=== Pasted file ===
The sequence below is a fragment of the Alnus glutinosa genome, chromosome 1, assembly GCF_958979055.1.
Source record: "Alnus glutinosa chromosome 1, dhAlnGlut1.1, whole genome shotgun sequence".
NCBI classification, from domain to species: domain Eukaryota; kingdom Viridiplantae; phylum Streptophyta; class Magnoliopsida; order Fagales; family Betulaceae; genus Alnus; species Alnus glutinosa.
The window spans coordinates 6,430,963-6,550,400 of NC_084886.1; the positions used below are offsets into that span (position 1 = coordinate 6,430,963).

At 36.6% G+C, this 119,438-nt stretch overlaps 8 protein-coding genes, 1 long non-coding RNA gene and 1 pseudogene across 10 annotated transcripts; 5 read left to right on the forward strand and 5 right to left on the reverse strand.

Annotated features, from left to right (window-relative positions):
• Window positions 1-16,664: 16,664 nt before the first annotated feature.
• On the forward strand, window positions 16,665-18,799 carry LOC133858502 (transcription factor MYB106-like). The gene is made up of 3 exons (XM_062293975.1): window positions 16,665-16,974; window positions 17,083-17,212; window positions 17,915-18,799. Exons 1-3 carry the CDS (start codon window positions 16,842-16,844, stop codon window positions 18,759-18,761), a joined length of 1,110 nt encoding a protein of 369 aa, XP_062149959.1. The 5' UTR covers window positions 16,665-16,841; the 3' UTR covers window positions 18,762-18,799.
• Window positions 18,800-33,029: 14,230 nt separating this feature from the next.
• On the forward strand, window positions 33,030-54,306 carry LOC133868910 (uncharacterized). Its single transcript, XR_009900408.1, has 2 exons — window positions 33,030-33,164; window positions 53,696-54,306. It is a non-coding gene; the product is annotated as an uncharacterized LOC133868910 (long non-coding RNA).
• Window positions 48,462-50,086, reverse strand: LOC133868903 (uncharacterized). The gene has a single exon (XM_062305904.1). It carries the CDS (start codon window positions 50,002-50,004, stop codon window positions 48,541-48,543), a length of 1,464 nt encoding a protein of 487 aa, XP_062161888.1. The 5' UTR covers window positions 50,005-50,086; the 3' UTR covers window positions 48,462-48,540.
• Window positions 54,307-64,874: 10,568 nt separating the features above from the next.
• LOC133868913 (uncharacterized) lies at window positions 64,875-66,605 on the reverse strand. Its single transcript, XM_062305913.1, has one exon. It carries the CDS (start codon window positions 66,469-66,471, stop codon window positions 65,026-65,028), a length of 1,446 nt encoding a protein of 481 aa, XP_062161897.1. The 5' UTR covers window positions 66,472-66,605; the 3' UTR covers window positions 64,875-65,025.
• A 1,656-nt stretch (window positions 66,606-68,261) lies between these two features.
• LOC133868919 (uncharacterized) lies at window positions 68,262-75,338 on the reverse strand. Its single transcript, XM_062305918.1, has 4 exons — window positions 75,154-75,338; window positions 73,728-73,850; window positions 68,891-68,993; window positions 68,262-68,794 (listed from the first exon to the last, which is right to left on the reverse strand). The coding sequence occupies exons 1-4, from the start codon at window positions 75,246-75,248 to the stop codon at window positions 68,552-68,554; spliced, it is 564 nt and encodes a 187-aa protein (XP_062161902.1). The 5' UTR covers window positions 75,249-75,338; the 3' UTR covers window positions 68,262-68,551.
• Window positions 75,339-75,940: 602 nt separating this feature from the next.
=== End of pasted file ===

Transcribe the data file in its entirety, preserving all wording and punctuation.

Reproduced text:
The sequence below is a fragment of the Alnus glutinosa genome, chromosome 1, assembly GCF_958979055.1.
Source record: "Alnus glutinosa chromosome 1, dhAlnGlut1.1, whole genome shotgun sequence".
NCBI classification, from domain to species: domain Eukaryota; kingdom Viridiplantae; phylum Streptophyta; class Magnoliopsida; order Fagales; family Betulaceae; genus Alnus; species Alnus glutinosa.
The window spans coordinates 6,430,963-6,550,400 of NC_084886.1; the positions used below are offsets into that span (position 1 = coordinate 6,430,963).

At 36.6% G+C, this 119,438-nt stretch overlaps 8 protein-coding genes, 1 long non-coding RNA gene and 1 pseudogene across 10 annotated transcripts; 5 read left to right on the forward strand and 5 right to left on the reverse strand.

Annotated features, from left to right (window-relative positions):
• Window positions 1-16,664: 16,664 nt before the first annotated feature.
• On the forward strand, window positions 16,665-18,799 carry LOC133858502 (transcription factor MYB106-like). The gene is made up of 3 exons (XM_062293975.1): window positions 16,665-16,974; window positions 17,083-17,212; window positions 17,915-18,799. Exons 1-3 carry the CDS (start codon window positions 16,842-16,844, stop codon window positions 18,759-18,761), a joined length of 1,110 nt encoding a protein of 369 aa, XP_062149959.1. The 5' UTR covers window positions 16,665-16,841; the 3' UTR covers window positions 18,762-18,799.
• Window positions 18,800-33,029: 14,230 nt separating this feature from the next.
• On the forward strand, window positions 33,030-54,306 carry LOC133868910 (uncharacterized). Its single transcript, XR_009900408.1, has 2 exons — window positions 33,030-33,164; window positions 53,696-54,306. It is a non-coding gene; the product is annotated as an uncharacterized LOC133868910 (long non-coding RNA).
• Window positions 48,462-50,086, reverse strand: LOC133868903 (uncharacterized). The gene has a single exon (XM_062305904.1). It carries the CDS (start codon window positions 50,002-50,004, stop codon window positions 48,541-48,543), a length of 1,464 nt encoding a protein of 487 aa, XP_062161888.1. The 5' UTR covers window positions 50,005-50,086; the 3' UTR covers window positions 48,462-48,540.
• Window positions 54,307-64,874: 10,568 nt separating the features above from the next.
• LOC133868913 (uncharacterized) lies at window positions 64,875-66,605 on the reverse strand. Its single transcript, XM_062305913.1, has one exon. It carries the CDS (start codon window positions 66,469-66,471, stop codon window positions 65,026-65,028), a length of 1,446 nt encoding a protein of 481 aa, XP_062161897.1. The 5' UTR covers window positions 66,472-66,605; the 3' UTR covers window positions 64,875-65,025.
• A 1,656-nt stretch (window positions 66,606-68,261) lies between these two features.
• LOC133868919 (uncharacterized) lies at window positions 68,262-75,338 on the reverse strand. Its single transcript, XM_062305918.1, has 4 exons — window positions 75,154-75,338; window positions 73,728-73,850; window positions 68,891-68,993; window positions 68,262-68,794 (listed from the first exon to the last, which is right to left on the reverse strand). The coding sequence occupies exons 1-4, from the start codon at window positions 75,246-75,248 to the stop codon at window positions 68,552-68,554; spliced, it is 564 nt and encodes a 187-aa protein (XP_062161902.1). The 5' UTR covers window positions 75,249-75,338; the 3' UTR covers window positions 68,262-68,551.
• Window positions 75,339-75,940: 602 nt separating this feature from the next.